Obviously, the elements of the page will depend on the site. Sometimes a funny picture just can’t be part of serious business sites, and sometimes you will work on websites that will have no blog posts at all. But take the best out of the list and think twice before putting elements on the page.

Get ideas for a custom page

We have come across some amazing custom error pages  that can help you get the ideas. Usually, it is a good idea to make your 404-page fun. Since you already have to acknowledge a blunder, your visitors will like to see something amusing on the page.

404 error page ideas

If you achieve to keep visitors’ attention even though they landed on non-existing page, you can be sure they will stay here for a longer time and come back again. And there is certainly more you can do to make the error page user-friendly, but we will talk about that later. For now, let’s see a few examples of beautifully designed 404 error pages:

Create a custom 404 error page

For starters, we would like to remind that modifying files of your theme is not the best practice. Before you start making changes, we’d like to suggest using a child theme. When you create a child theme for your site, all modifications to its files won’t be affected by updates that you will do to your regular theme. In this case, creating a 404.php file in the child theme wouldn’t have an impact on the original one, but it would still show to your visitors.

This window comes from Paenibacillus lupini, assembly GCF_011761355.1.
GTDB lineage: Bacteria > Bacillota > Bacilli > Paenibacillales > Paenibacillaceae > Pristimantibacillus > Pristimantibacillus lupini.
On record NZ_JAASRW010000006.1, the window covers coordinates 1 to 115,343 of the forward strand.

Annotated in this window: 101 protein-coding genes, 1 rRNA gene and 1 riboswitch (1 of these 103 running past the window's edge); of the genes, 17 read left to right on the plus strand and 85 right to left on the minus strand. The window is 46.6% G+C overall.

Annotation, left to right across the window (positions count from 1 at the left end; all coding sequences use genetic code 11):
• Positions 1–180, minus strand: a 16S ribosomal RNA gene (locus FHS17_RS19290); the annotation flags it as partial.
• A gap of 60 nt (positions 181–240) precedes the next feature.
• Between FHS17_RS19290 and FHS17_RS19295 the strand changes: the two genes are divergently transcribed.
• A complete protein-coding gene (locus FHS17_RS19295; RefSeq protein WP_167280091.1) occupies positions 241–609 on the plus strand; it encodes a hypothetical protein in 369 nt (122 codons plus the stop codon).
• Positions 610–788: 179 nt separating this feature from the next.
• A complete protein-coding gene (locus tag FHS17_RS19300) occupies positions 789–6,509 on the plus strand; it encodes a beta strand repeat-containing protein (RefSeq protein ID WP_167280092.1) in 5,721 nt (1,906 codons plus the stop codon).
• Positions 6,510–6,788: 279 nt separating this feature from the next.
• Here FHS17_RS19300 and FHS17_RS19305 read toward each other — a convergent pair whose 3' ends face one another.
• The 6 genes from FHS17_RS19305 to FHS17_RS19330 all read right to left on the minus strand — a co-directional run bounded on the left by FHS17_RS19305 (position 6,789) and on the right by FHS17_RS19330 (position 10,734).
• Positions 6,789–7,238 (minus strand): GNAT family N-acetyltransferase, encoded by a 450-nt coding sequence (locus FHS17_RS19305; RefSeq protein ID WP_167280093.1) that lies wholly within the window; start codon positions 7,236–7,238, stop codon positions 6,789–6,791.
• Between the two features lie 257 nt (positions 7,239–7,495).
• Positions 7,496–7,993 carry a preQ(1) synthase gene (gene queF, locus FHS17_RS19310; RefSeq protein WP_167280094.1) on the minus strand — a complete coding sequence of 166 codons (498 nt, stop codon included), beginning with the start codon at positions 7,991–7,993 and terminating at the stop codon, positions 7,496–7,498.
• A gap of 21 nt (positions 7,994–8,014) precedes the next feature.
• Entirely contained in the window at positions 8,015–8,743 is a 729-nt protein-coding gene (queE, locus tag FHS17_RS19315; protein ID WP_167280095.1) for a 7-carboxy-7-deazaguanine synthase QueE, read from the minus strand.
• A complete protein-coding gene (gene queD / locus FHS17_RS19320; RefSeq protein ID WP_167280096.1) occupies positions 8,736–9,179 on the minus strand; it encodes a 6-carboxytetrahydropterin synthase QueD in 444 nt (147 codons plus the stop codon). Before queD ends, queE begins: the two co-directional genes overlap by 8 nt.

Don’t get us wrong; there won’t be any differences if you modify the original file. But in that case, be sure to create a backup of it so that you can restore changes after an update.

Let’s pretend that you haven’t been lazy and have prepared a child theme. So, the first step is to create a new file:

  1. Open the folder where you created a child theme
  2. Create 404.php file
  3. Edit the file
  4. Copy and paste the following code:
  5. <?php get_header(); ?>
    <div id="main-content">
    <div class="container">
    <div id="content-area" class="clearfix">
    <div id="left-area">
    <article id="post-0" <?php post_class( 'et_pb_post not_found' ); ?>>
    <img src="/image.jpg">
    <h1><?php esc_html_e('Page Not Found','WP Loop'); ?></h1>
    <p><?php esc_html_e('Oh No! The page you opened does not exist. Please use the links below to navigate to a safer place.', 'WP Loop'); ?></p>
    </article> <!-- .et_pb_post -->
    </div> <!-- #left-area -->
    <?php get_sidebar(); ?>
    </div> <!-- #content-area -->
    </div> <!-- .container -->
    </div> <!-- #main-content -->
    <?php get_footer(); ?>
  6. Change the path to your image on line #7
  7. Modify the title on line $8
  8. Write a custom message on line #9
  9. Save changes

Custom 404 WordPress page
You have successfully created a custom template. If you preview the page, all you would see is an image, message and your standard header, sidebar, and footer that you have on all the other pages. Still, this is far from what we described earlier as there are no widgets, so stick with us for a few more moments until we create that perfect 404.php that you want. Also, it would be nice to add some styles to the page.

Add custom widgets

While it is possible to code the entire page from scratch, there’s no need for that. WordPress already allows you to add widgets that will help you display the most recent and popular articles. As from version 4.8, you can even add multimedia in specialized widgets, so why not take advantage of that?